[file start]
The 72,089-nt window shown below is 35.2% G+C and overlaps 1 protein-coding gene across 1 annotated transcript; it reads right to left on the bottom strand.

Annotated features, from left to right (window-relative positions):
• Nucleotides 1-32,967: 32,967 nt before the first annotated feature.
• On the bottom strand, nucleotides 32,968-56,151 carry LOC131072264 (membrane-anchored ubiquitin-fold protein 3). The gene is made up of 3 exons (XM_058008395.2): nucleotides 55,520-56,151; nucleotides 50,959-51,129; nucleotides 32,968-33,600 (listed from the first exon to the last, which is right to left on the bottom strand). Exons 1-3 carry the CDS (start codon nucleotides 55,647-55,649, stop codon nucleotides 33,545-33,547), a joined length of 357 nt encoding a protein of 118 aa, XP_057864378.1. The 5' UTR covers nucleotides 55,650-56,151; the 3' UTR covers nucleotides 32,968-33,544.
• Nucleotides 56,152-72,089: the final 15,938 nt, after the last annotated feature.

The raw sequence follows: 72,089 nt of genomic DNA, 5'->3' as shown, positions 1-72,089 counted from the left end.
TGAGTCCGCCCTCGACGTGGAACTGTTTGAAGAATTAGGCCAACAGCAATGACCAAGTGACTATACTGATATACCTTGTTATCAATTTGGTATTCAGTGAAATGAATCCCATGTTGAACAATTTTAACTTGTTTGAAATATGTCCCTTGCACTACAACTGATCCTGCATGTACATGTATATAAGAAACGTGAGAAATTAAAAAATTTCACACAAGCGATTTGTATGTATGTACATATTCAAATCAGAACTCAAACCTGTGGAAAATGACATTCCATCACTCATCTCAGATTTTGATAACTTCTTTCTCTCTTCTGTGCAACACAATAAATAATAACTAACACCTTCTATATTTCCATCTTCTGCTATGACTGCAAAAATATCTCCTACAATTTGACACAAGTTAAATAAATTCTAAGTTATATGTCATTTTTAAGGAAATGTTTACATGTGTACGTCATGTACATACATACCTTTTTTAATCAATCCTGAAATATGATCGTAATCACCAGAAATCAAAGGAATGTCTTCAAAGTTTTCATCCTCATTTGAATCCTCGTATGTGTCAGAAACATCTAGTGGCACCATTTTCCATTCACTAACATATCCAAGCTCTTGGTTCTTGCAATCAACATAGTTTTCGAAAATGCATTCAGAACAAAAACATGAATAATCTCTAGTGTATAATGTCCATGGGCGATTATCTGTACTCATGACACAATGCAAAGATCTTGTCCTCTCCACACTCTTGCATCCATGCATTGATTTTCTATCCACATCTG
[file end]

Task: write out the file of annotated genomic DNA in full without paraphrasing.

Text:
The 72,089-nt window shown below is 35.2% G+C and overlaps 1 protein-coding gene across 1 annotated transcript; it reads right to left on the bottom strand.

Annotated features, from left to right (window-relative positions):
• Nucleotides 1-32,967: 32,967 nt before the first annotated feature.
• On the bottom strand, nucleotides 32,968-56,151 carry LOC131072264 (membrane-anchored ubiquitin-fold protein 3). The gene is made up of 3 exons (XM_058008395.2): nucleotides 55,520-56,151; nucleotides 50,959-51,129; nucleotides 32,968-33,600 (listed from the first exon to the last, which is right to left on the bottom strand). Exons 1-3 carry the CDS (start codon nucleotides 55,647-55,649, stop codon nucleotides 33,545-33,547), a joined length of 357 nt encoding a protein of 118 aa, XP_057864378.1. The 5' UTR covers nucleotides 55,650-56,151; the 3' UTR covers nucleotides 32,968-33,544.
• Nucleotides 56,152-72,089: the final 15,938 nt, after the last annotated feature.

The raw sequence follows: 72,089 nt of genomic DNA, 5'->3' as shown, positions 1-72,089 counted from the left end.
TGAGTCCGCCCTCGACGTGGAACTGTTTGAAGAATTAGGCCAACAGCAATGACCAAGTGACTATACTGATATACCTTGTTATCAATTTGGTATTCAGTGAAATGAATCCCATGTTGAACAATTTTAACTTGTTTGAAATATGTCCCTTGCACTACAACTGATCCTGCATGTACATGTATATAAGAAACGTGAGAAATTAAAAAATTTCACACAAGCGATTTGTATGTATGTACATATTCAAATCAGAACTCAAACCTGTGGAAAATGACATTCCATCACTCATCTCAGATTTTGATAACTTCTTTCTCTCTTCTGTGCAACACAATAAATAATAACTAACACCTTCTATATTTCCATCTTCTGCTATGACTGCAAAAATATCTCCTACAATTTGACACAAGTTAAATAAATTCTAAGTTATATGTCATTTTTAAGGAAATGTTTACATGTGTACGTCATGTACATACATACCTTTTTTAATCAATCCTGAAATATGATCGTAATCACCAGAAATCAAAGGAATGTCTTCAAAGTTTTCATCCTCATTTGAATCCTCGTATGTGTCAGAAACATCTAGTGGCACCATTTTCCATTCACTAACATATCCAAGCTCTTGGTTCTTGCAATCAACATAGTTTTCGAAAATGCATTCAGAACAAAAACATGAATAATCTCTAGTGTATAATGTCCATGGGCGATTATCTGTACTCATGACACAATGCAAAGATCTTGTCCTCTCCACACTCTTGCATCCATGCATTGATTTTCTATCCACATCTG